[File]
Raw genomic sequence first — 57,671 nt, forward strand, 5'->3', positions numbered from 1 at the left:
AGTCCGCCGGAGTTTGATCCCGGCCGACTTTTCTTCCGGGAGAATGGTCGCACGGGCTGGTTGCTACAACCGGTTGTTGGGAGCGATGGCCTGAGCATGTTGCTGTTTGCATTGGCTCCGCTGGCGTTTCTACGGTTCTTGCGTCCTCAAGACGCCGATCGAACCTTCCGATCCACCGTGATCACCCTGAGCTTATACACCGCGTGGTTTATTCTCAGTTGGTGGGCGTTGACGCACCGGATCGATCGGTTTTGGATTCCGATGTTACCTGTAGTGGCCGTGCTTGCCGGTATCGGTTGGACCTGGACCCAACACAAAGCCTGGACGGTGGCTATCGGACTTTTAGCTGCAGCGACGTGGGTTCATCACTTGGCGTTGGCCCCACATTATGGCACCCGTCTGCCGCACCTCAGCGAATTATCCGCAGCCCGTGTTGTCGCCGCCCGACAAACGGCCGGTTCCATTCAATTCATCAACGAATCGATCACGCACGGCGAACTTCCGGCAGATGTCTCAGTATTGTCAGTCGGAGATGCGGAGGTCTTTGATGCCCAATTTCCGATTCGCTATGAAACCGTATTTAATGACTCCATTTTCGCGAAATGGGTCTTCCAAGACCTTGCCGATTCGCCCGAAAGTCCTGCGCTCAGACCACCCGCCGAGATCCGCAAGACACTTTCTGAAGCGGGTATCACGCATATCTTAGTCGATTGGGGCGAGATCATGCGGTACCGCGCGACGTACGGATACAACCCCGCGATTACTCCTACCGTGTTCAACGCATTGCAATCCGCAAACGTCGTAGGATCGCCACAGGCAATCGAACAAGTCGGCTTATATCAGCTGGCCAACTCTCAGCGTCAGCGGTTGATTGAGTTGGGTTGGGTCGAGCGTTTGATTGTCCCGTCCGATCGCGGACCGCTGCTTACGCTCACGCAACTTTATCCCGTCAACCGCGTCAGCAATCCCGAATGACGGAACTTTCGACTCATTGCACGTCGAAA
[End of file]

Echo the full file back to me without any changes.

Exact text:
Raw genomic sequence first — 57,671 nt, forward strand, 5'->3', positions numbered from 1 at the left:
AGTCCGCCGGAGTTTGATCCCGGCCGACTTTTCTTCCGGGAGAATGGTCGCACGGGCTGGTTGCTACAACCGGTTGTTGGGAGCGATGGCCTGAGCATGTTGCTGTTTGCATTGGCTCCGCTGGCGTTTCTACGGTTCTTGCGTCCTCAAGACGCCGATCGAACCTTCCGATCCACCGTGATCACCCTGAGCTTATACACCGCGTGGTTTATTCTCAGTTGGTGGGCGTTGACGCACCGGATCGATCGGTTTTGGATTCCGATGTTACCTGTAGTGGCCGTGCTTGCCGGTATCGGTTGGACCTGGACCCAACACAAAGCCTGGACGGTGGCTATCGGACTTTTAGCTGCAGCGACGTGGGTTCATCACTTGGCGTTGGCCCCACATTATGGCACCCGTCTGCCGCACCTCAGCGAATTATCCGCAGCCCGTGTTGTCGCCGCCCGACAAACGGCCGGTTCCATTCAATTCATCAACGAATCGATCACGCACGGCGAACTTCCGGCAGATGTCTCAGTATTGTCAGTCGGAGATGCGGAGGTCTTTGATGCCCAATTTCCGATTCGCTATGAAACCGTATTTAATGACTCCATTTTCGCGAAATGGGTCTTCCAAGACCTTGCCGATTCGCCCGAAAGTCCTGCGCTCAGACCACCCGCCGAGATCCGCAAGACACTTTCTGAAGCGGGTATCACGCATATCTTAGTCGATTGGGGCGAGATCATGCGGTACCGCGCGACGTACGGATACAACCCCGCGATTACTCCTACCGTGTTCAACGCATTGCAATCCGCAAACGTCGTAGGATCGCCACAGGCAATCGAACAAGTCGGCTTATATCAGCTGGCCAACTCTCAGCGTCAGCGGTTGATTGAGTTGGGTTGGGTCGAGCGTTTGATTGTCCCGTCCGATCGCGGACCGCTGCTTACGCTCACGCAACTTTATCCCGTCAACCGCGTCAGCAATCCCGAATGACGGAACTTTCGACTCATTGCACGTCGAAA